Jennifer de Guzman, editor-in-chief of Slave Labor Graphics, kicks off her new monthly column at Comic World News with a look at the recruitment of indie artists by DC Comics for its recently announced Minx imprint:
If you’re a follower of independent comics, you might have noticed some familiar names on the list of artists who are doing books for Minx: Andi Watson (lotsa stuff for SLG and Oni), Jim Rugg (Street Angel), Aaron Alexovich (Serenity Rose). There are other indie comics folks, too — Ross Campbell (Wet Moon), Derek Kirk Kim (Same Difference and Other Stories) and Josh Howard (Dead@17). This is because, as Aaron put it at the bulletin board The Engine, “when [Minx editor] Shelly [Bond] was building the line, she specifically sought out people who were doing work that ALREADY appealed to girls.” The result of this savvy head-hunting is sort of a mini-migration of promising young artists out of independent comics.
This produces an unsettling feeling — in me, in any case. Independent publishers have taken the risks and done the work associated with introducing new talent, and in the end that work has amounted, in some cases, to us being a feeder for the “Big Two.” The consolation prize in all of this is something I’ve heard a few times already: If the Minx line does well, it can only mean better sales for these artists’ other work, right? Well, we certainly hope so, but we’re not counting on it. Independent artists working on DC or Marvel’s superhero comics, in my experience, almost never translates into sales for their indie work. There’s just no crossover audience there. However, the Minx line is targeted at teenage girls and in that market there is crossover appeal, just not with an audience particularly known for seeking out graphic novels that aren’t already stocked in the manga sections of big bookstores. So even if there are thousands of teenage girls who would love Serenity Rose or Wet Moon or Street Angel (and I’m sure there are), there is still the matter of reaching them.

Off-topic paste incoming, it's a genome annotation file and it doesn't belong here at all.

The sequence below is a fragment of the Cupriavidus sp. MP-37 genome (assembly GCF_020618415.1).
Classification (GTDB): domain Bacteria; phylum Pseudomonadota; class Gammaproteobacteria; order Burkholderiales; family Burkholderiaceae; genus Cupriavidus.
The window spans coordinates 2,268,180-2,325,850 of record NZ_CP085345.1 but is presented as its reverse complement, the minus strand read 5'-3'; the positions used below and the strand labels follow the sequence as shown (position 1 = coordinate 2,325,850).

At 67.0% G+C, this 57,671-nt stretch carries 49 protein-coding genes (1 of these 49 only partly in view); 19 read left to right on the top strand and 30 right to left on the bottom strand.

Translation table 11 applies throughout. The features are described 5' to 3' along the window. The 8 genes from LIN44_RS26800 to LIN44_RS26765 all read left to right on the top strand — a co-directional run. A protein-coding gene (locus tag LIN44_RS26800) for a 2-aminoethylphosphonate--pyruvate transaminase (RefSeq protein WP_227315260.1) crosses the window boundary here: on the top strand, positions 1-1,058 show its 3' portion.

More from de Guzman at the link. (She scores extra points for The Smiths-inspired column title.)